What is in this article?:
- Even though the hearing was originally set to check in on Wall Street reform, the opportunity to grill Commodity Futures Trading Commission (CFTC) head, Gary Gensler, on MF Global’s collapse – and the subsequent discovery that customer funds, perhaps over $1 billion, had been “lost” – proved too ripe for committee members to pass up.
The hearing also provided an interesting exchange prompted by Arkansas Sen. John Boozman’s query on possible penalties facing MF Global. “If a person doesn’t segregate an account and, essentially, steals the money and gambles it away … is that a criminal process? What is the penalty for that besides being fined?” asked Boozman.
Gensler: “It is quite clear in the statute and rules of the commodity world that customer funds need to be segregated. Those monies can only be invested in a certain list of permitted funds. They aren’t to be used for some other purpose other than for the customer – all day long, every day.”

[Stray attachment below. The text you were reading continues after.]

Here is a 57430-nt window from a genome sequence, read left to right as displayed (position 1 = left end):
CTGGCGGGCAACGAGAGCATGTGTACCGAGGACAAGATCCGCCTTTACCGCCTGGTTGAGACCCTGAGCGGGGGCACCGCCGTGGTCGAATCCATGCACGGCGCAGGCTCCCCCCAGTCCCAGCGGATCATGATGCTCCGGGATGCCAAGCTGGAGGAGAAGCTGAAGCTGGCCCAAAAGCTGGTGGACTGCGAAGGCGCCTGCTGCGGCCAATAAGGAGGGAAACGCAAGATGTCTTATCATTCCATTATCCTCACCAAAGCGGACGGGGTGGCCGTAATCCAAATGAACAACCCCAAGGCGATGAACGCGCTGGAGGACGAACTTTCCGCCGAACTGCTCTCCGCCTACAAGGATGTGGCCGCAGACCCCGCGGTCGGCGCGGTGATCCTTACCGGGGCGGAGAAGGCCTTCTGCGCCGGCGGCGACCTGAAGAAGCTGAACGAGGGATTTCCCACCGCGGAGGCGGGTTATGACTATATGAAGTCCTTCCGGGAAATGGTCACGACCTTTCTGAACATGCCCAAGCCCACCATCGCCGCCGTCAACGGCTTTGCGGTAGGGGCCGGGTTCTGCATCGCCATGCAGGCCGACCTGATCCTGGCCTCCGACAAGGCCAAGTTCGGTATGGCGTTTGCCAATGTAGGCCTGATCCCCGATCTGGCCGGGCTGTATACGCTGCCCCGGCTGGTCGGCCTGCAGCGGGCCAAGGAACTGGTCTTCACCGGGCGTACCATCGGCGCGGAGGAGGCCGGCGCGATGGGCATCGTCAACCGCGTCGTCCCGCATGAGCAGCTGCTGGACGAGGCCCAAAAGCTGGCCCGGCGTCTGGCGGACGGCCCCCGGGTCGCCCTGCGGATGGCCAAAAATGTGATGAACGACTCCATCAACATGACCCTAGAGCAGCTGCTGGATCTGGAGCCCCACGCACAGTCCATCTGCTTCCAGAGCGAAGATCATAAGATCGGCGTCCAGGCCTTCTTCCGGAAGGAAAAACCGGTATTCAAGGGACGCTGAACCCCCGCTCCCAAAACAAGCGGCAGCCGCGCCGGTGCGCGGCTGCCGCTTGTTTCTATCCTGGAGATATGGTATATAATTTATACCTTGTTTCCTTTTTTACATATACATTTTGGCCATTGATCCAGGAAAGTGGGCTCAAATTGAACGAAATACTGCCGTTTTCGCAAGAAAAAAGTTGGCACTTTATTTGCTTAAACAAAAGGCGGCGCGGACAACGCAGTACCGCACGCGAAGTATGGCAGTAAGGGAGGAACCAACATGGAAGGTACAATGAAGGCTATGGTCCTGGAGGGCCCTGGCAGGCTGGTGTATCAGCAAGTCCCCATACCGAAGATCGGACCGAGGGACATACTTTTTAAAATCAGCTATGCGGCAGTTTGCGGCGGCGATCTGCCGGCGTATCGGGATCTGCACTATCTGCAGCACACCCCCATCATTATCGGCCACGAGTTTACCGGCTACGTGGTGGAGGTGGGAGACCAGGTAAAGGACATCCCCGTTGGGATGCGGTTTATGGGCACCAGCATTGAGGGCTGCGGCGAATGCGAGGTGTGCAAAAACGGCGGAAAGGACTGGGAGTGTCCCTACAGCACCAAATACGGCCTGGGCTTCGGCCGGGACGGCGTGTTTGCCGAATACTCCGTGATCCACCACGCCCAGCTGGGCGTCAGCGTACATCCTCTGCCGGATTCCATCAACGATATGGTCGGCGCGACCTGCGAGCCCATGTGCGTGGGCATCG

Boozman: “And if someone breaks that rule and uses those funds for riskier investments, or whatever, what happens to the individuals who do that?”
Surprisingly, Gensler didn’t seem to know. “I might have to defer and get staff to get back to you. But under the Commodities and Exchange Act we just have civil penalties that we pursue in segregation cases.”
Schapiro then piped up. “We’d have the ability to fine someone and legal authorities could certainly pursue a criminal case if they could meet the standards of proof required. Breaking the rules can and should lead to enforcement action and, where appropriate, criminal action, as well.”
Boozman replied “if you go in and rob a bank or financial institution, that’s a federal crime. … There’s no ifs, ands or buts, the resources of the federal government will come to bear and you’ll go to jail for that crime. If a person, through (mingling customer and firm funds) can steal hundreds of billions of dollars and there’s no penalty except a civil (one), that’s a real problem.”
Gensler, after speaking with counsel, then clarified that “the Commodities and Exchange Act says if an individual ‘knowingly and willfully’ violates the act it’s a criminal violation for the individual.”
Boozman: “And we have a history of prosecuting those kinds of things?”
“It’s happened,” said Gensler, unconvincingly.
“Well, that’s not a history,” Boozman shot back. “Again, this is a real problem. And it’s why the American people are losing faith in their institutions.”